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US legal advice - licensing a download?

Anne Lister 02 Sep 10 - 09:53 AM
Anne Lister 02 Sep 10 - 02:45 PM
Howard Jones 02 Sep 10 - 02:57 PM
Anne Lister 02 Sep 10 - 04:13 PM
DebC 02 Sep 10 - 06:36 PM
Anne Lister 02 Sep 10 - 06:39 PM
DebC 02 Sep 10 - 06:55 PM
Howard Jones 03 Sep 10 - 02:47 AM
Anne Lister 03 Sep 10 - 06:10 AM
DebC 03 Sep 10 - 11:09 AM
Taconicus 03 Sep 10 - 11:50 AM
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Subject: US legal advice - licensing a download?
From: Anne Lister
Date: 02 Sep 10 - 09:53 AM

Any US 'Catters know how this works? I've had a request from a record company in the US who want to put a recording of one of my songs out for digital distribution (not me singing, btw, someone else). They've approached me for a licence. I have no idea how I would go about this and I've checked with our main licensing/royalty body PRS for Music and finished up almost as confused as when I started. I am my own publisher, so there's no help if I go to the publisher for advice!
The song has been recorded by people before. Should the company in the US approach Harry Fox, ASCAP or BMI? Or none of them? Clearly iTunes and Amazon in the US are requesting some form of authority for the music to be out there, but what form should it take and can it be a simple written statement from me saying that it's my song but that they have permission to record it (and royalties should come to me in whatever way counts as normal these days)? Over here, apparently, iTunes and Amazon are themselves the licensees and pay royalties, so that's not much help either.
Any help most gratefully received, via PM if it's sensitive stuff.


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Subject: RE: US legal advice - licensing a download?
From: Anne Lister
Date: 02 Sep 10 - 02:45 PM

refresh


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Subject: RE: US legal advice - licensing a download?
From: Howard Jones
Date: 02 Sep 10 - 02:57 PM

Are you a member of MCPS as well as PRS? They control the composer's rights for recordings of their works, whereas PRS deal with live performances. This is the UK organisation but it would administer your rights worldwide, although I believe it gets complicated where the US is concerned as there are several performing rights societies to deal with there.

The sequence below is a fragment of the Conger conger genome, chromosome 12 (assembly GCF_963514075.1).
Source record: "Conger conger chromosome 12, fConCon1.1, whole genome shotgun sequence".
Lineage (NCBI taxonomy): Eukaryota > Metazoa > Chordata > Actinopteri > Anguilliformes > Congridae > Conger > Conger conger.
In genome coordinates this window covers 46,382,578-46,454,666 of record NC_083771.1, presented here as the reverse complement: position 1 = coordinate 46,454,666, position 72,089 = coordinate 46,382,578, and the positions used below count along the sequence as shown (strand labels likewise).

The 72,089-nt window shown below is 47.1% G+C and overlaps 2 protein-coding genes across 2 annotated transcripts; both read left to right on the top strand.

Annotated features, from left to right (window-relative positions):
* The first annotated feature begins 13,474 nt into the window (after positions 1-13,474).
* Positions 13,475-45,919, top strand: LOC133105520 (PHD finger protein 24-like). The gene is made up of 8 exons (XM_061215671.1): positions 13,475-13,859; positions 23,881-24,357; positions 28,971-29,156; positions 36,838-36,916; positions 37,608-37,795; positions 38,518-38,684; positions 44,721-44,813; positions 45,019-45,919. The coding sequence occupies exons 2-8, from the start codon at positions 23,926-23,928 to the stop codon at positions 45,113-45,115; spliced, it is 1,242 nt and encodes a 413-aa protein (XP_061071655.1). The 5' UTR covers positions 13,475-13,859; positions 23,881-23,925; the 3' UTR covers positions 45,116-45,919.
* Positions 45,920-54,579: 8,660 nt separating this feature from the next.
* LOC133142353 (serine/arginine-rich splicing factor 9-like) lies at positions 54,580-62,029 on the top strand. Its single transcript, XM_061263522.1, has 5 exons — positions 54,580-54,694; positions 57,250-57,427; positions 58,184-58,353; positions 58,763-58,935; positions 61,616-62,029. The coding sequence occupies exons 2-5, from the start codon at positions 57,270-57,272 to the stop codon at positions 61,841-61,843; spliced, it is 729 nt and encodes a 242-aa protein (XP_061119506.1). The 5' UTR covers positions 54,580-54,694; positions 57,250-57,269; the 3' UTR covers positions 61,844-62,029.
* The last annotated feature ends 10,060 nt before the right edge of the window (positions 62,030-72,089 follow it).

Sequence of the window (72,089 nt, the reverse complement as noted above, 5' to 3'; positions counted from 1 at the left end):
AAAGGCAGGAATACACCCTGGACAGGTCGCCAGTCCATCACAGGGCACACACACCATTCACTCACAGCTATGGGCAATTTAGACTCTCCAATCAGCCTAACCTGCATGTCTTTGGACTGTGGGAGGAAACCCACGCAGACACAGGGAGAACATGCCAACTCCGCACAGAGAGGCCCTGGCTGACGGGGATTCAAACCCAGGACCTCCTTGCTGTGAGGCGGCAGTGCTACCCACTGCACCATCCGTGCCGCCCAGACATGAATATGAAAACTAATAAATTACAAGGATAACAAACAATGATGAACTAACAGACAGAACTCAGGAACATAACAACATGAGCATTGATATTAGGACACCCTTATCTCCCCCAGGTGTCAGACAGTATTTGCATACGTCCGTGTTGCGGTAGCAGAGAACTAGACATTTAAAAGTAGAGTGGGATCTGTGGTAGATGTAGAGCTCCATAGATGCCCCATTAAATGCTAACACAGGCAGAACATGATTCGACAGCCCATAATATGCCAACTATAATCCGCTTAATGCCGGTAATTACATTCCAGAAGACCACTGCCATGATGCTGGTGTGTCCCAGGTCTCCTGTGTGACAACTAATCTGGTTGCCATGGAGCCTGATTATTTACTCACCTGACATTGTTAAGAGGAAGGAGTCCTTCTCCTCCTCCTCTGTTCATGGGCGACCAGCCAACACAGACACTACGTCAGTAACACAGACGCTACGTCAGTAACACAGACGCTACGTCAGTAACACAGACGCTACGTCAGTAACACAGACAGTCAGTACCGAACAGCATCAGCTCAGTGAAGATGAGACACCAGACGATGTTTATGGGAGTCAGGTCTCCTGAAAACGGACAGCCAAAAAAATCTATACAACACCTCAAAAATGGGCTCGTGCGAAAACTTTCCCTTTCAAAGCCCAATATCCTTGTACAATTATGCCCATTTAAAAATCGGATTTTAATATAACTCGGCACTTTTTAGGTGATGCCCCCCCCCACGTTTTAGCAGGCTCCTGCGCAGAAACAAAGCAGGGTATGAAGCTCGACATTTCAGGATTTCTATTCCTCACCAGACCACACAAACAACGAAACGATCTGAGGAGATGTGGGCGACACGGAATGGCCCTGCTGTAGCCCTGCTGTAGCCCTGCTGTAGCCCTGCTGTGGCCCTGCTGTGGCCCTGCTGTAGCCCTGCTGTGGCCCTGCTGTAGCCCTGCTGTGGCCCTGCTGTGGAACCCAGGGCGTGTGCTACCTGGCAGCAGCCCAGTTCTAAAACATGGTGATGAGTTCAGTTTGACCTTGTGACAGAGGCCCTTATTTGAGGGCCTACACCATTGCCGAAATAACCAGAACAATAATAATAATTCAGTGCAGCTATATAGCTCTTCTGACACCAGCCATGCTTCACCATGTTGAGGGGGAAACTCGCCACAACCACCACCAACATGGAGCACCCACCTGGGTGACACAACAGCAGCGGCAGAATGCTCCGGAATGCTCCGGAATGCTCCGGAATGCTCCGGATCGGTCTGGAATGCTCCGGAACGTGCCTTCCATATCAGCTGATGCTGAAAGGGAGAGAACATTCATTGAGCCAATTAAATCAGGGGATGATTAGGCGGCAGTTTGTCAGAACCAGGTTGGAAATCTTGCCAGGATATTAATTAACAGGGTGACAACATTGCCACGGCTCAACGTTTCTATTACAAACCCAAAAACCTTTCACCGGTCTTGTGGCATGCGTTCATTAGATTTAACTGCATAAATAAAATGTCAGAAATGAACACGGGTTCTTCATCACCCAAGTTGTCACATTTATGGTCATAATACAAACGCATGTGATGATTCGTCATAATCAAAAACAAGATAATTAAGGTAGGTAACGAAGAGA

I would suggest you speak to someone at MCPS, rather than PRS. Although the two are in an alliance, they're still separate operations. If I've understood it correctly (which I may not!) then if you've registered your rights as composer in this work with MCPS they would then sort out the licence via one of the US societies.

I've been looking into music copyright for an album my band is about to record, and it seems a nightmare - why on earth do we need three separate organisations? (besides PRS and MCPS, there's also PPL which deals with the record company's and performers' rights in the actual recording)


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Subject: RE: US legal advice - licensing a download?
From: Anne Lister
Date: 02 Sep 10 - 04:13 PM

Howard, I've been a member of MCPS/PRS for a very long time and no, now they're not separate organisations - they call themselves PRS for Music and it's all one, although there are different departments that do different things. And we could start a whole different thread about why there might be three organisations involved in the UK, but that's not my question on this occasion.

I know the UK position on this question. It's the US position I'm asking about, because clearly whatever advice the record company has been getting isn't helping much. In the UK, there is no problem because iTunes and Amazon will be sorting out the royalty collection. It seems murkier in the US, and I'm being asked to issue a licence before anything further can happen - but that doesn't make any sense under our system.

So, again, is there a US 'Catter with knowledge of copyright and digital distribution who can help, please?